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Latin Debtor Nations Issue Call for Help : Appeal for Reduced Interest Rates, Fresh Cash to Spur Growth

December 18, 1985|WILLIAM D. MONTALBANO | Times Staff Writer

MONTEVIDEO, Uruguay — Latin America's major debtor nations Tuesday offered an "emergency proposal" to their major creditors and appealed for reduced interest rates and fresh financing to stimulate new economic growth.

"In the past five years, we have slid backward a decade," the 11 nations said in a new call for assistance from governments, banks and multinational lending agencies in the industrialized world. The proposal paid passing homage to a plan proposed in October by U.S. Treasury Secretary James A. Baker III to ease the debt problem but said it was insufficient.

"Latin America must return to growth. That is the inescapable commitment of its governments to its peoples," the nations said in a statement, titled "Declaration of Montevideo," released here Tuesday night after a two-day meeting of foreign and finance ministers.

'Not Threatening Anyone'

The tone of the meeting was sober and realistic, a far cry from the stance taken by some Latin nationalists who have lobbied for a "debtors' cartel" with which to confront creditors.

"We are not threatening anyone. We are proposing a constructive dialogue," said Argentine Economy Minister Juan Sourrouille.

The proposal calls for a return of interest rates to "historic levels." Although the declaration did not specify what reduction the debtors seek, an earlier working draft of the document mentioned a decline of 3 percentage points by the end of 1986.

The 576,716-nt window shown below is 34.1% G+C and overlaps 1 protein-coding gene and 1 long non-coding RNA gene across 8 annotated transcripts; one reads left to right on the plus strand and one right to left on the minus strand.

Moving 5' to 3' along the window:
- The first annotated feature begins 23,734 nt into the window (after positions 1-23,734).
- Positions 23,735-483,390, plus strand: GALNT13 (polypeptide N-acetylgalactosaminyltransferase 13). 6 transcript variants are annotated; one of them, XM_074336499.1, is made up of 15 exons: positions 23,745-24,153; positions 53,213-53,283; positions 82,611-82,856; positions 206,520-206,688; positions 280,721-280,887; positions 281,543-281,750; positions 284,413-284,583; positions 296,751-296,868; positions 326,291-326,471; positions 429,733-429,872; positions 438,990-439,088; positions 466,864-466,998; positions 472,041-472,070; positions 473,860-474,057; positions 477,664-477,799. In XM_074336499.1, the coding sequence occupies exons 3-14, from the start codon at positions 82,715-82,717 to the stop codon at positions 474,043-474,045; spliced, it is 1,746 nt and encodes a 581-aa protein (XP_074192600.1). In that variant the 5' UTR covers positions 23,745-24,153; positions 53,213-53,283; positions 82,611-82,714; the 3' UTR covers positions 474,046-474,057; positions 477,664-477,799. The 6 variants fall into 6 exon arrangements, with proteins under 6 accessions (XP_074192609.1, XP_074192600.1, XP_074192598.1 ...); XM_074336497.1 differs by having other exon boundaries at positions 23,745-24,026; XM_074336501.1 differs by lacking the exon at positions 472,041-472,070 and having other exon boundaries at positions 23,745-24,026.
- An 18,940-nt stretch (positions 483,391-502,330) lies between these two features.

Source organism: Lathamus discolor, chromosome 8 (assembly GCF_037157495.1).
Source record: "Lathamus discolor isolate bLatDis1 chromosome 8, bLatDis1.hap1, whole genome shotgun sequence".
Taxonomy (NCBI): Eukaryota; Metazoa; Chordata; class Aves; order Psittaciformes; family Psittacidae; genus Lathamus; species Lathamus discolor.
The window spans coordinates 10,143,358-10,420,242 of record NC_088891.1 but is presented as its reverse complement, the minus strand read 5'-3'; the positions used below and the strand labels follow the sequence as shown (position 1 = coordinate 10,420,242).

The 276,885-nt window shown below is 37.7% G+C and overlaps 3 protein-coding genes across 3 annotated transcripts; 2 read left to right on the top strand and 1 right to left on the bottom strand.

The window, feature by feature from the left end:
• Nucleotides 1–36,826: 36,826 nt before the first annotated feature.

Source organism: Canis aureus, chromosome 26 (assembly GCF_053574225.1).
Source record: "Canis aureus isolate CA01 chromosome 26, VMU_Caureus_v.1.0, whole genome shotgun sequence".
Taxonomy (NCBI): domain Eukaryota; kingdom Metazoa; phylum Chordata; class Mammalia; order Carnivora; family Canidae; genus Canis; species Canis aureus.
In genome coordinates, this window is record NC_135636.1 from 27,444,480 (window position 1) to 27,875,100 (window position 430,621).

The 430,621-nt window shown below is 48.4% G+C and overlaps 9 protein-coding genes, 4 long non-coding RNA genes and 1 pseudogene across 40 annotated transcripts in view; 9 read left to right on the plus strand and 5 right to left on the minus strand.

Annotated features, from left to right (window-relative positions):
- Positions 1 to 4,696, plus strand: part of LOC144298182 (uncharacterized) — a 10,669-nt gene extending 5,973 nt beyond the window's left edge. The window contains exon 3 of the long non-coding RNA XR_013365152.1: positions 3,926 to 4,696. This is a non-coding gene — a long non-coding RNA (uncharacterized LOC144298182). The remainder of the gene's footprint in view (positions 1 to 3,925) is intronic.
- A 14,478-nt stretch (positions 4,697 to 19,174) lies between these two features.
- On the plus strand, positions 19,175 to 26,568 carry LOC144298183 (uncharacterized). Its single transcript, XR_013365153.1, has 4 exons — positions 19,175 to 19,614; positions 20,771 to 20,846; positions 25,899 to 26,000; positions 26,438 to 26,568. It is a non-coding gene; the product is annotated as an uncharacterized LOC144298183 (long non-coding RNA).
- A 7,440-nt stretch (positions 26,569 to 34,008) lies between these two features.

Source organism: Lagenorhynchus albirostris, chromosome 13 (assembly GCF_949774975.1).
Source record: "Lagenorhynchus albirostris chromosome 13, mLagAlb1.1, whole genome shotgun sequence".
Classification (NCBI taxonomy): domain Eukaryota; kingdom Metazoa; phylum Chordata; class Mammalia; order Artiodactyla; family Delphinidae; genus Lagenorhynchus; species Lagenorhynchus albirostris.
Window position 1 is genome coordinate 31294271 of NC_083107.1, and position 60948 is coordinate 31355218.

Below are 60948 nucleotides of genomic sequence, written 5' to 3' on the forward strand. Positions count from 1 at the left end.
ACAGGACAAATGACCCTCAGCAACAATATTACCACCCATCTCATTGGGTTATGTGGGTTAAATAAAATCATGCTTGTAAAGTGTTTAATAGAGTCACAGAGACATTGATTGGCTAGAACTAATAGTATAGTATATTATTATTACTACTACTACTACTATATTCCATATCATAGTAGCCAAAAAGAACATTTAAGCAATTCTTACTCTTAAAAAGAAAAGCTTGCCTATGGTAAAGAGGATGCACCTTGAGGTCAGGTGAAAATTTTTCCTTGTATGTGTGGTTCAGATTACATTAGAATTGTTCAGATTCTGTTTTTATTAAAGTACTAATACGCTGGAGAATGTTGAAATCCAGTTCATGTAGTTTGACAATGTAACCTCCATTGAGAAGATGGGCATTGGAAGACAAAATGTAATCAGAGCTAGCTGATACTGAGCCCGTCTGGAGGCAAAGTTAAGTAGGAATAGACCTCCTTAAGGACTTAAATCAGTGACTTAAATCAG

"Failure to reduce interest rates neutralizes efforts to refinance debt and accumulates new debt at an unsustainable pace," the statement said.

The debtor nations also called for increased credit from commercial banks to keep pace with international inflation and reiterated longstanding calls for an end to First World protectionism against Latin American exports.

They proposed a 20% increase in developmental lending by international agencies and revised lending criteria by the International Monetary Fund that would favor growth over austerity. The proposal, almost as an afterthought, also contained a veiled threat.

"If the countries are not able to effectively carry out the emergency proposal, they will have to adopt other types of measures to assure limitation of capital transfers and achieve growth targets," the declaration warned.

"Not to do that could produce situations of political and social instability that could undermine the consolidation of democracy in the region."

'Positive Step'

The 11 nations, whose combined debt is $340 billion, acknowledged the Baker plan to stimulate new growth as a "positive step" but said it was not large enough to reverse the outflow of precious capital from the region. The Baker plan calls for $20 billion in new lending by private banks and $9 billion in additional loans from the World Bank over the next three years to stimulate growth.

"The Baker plan is insufficient to allow debtors to meet obligations to their creditors while at the same time assuring sustained growth," the statement said.

Calling growth "an undelayable requirement," the debtors envision a doubling of regional per capita income by century's end. That will require a reversal of current patterns in which more money goes out of Latin America in debt repayment than comes in as investment to promote growth, the debtor nations said. In 1985, they said, there had been little inflow of funds to most Latin American countries while the negative net transfer of capital out of the region totaled $30 billion.

In the meantime, the declaration said, investment was stagnant and regional exports fetched around $6 billion less than they did in 1983.

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